- New government grants available from September 2020 for new and continuing degree-level students. You may be eligible for additional support of at least £5,000 a year which you won’t need to pay back.
- You may also be eligible for an additional £1,000 towards childcare costs to help balance your studies with family life.
Why choose this course?
Children’s Nursing is a professional career caring for children and young people. You’ve probably arrived at this page because you have a passion for helping children and young people. We will ease you into the nursing world using our Children’s Nursing lab and our Simulation Centre. This way you can safely practice your nursing skills before you go out into the real world. During the course you can choose to study one of a few specialist modules. Whether you wish to care for children and young people with acute medical conditions or supporting neonates and their families in hospital or the community, let us help you get there.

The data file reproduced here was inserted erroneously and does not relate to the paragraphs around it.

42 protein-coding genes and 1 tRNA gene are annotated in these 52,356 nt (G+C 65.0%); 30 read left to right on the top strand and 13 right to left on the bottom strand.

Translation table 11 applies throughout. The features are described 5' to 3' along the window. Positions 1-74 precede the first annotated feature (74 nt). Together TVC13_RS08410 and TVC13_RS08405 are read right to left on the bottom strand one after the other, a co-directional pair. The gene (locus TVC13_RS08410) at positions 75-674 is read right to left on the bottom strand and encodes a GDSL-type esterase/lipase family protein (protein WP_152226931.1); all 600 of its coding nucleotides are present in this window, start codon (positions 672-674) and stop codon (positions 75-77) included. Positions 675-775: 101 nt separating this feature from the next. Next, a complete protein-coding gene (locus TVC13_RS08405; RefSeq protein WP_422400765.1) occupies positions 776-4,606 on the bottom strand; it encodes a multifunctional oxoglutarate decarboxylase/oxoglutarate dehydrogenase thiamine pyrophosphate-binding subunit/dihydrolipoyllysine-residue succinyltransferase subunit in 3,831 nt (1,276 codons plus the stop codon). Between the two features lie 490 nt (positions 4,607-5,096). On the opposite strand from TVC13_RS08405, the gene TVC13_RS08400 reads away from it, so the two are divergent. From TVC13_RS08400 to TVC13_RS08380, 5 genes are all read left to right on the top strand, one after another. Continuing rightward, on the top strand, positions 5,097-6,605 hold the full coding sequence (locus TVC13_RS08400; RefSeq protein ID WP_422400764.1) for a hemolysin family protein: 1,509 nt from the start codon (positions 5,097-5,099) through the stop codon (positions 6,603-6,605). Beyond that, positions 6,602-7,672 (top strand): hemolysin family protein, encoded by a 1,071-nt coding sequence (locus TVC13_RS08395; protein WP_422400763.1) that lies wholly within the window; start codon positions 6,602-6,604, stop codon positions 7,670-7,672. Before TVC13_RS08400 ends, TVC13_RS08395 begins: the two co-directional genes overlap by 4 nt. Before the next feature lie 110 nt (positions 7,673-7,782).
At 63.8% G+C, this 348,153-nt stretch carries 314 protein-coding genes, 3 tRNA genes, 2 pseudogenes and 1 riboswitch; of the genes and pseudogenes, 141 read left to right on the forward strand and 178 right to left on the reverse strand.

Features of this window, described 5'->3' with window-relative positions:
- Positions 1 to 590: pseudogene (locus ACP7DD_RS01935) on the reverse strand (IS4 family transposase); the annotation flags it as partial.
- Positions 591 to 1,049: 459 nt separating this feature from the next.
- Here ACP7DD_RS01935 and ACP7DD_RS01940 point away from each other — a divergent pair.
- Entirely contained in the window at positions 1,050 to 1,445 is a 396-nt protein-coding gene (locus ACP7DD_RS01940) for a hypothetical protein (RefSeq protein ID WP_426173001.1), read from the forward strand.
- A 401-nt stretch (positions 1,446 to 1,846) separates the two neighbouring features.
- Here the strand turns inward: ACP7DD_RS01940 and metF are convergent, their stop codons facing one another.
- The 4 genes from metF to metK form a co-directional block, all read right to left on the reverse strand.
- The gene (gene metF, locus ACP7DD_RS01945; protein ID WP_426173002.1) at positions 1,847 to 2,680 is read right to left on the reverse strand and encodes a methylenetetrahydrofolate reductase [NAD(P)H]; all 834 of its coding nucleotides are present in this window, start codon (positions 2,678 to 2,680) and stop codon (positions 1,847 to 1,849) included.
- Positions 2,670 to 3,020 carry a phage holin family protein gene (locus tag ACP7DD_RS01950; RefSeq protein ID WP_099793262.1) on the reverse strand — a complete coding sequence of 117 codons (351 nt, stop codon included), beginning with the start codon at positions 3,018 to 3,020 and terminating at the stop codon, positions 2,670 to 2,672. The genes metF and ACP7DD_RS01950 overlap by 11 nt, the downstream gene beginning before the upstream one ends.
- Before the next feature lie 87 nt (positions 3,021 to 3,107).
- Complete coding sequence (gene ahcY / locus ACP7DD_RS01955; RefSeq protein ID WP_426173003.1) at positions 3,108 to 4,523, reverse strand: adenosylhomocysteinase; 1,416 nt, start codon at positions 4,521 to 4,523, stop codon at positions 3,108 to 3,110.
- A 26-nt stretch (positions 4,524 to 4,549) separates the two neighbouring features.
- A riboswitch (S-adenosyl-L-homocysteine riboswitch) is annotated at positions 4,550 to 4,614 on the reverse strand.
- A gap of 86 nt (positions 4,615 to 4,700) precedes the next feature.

Right from the start, you’ll receive a blend of theory and practical experience. Half the course will be spent at the University. The other half of your time, you’ll gain real work skills in a variety of clinical settings. You’ll learn about ‘normal’ child development, and how to recognise when a child’s development is not normal. You’ll learn how to intervene and manage atypical development. You’ll promote a healthy lifestyle in children, young people and their families and provide real patient care in hospital and community placements.
What's the course about?
Your time at the University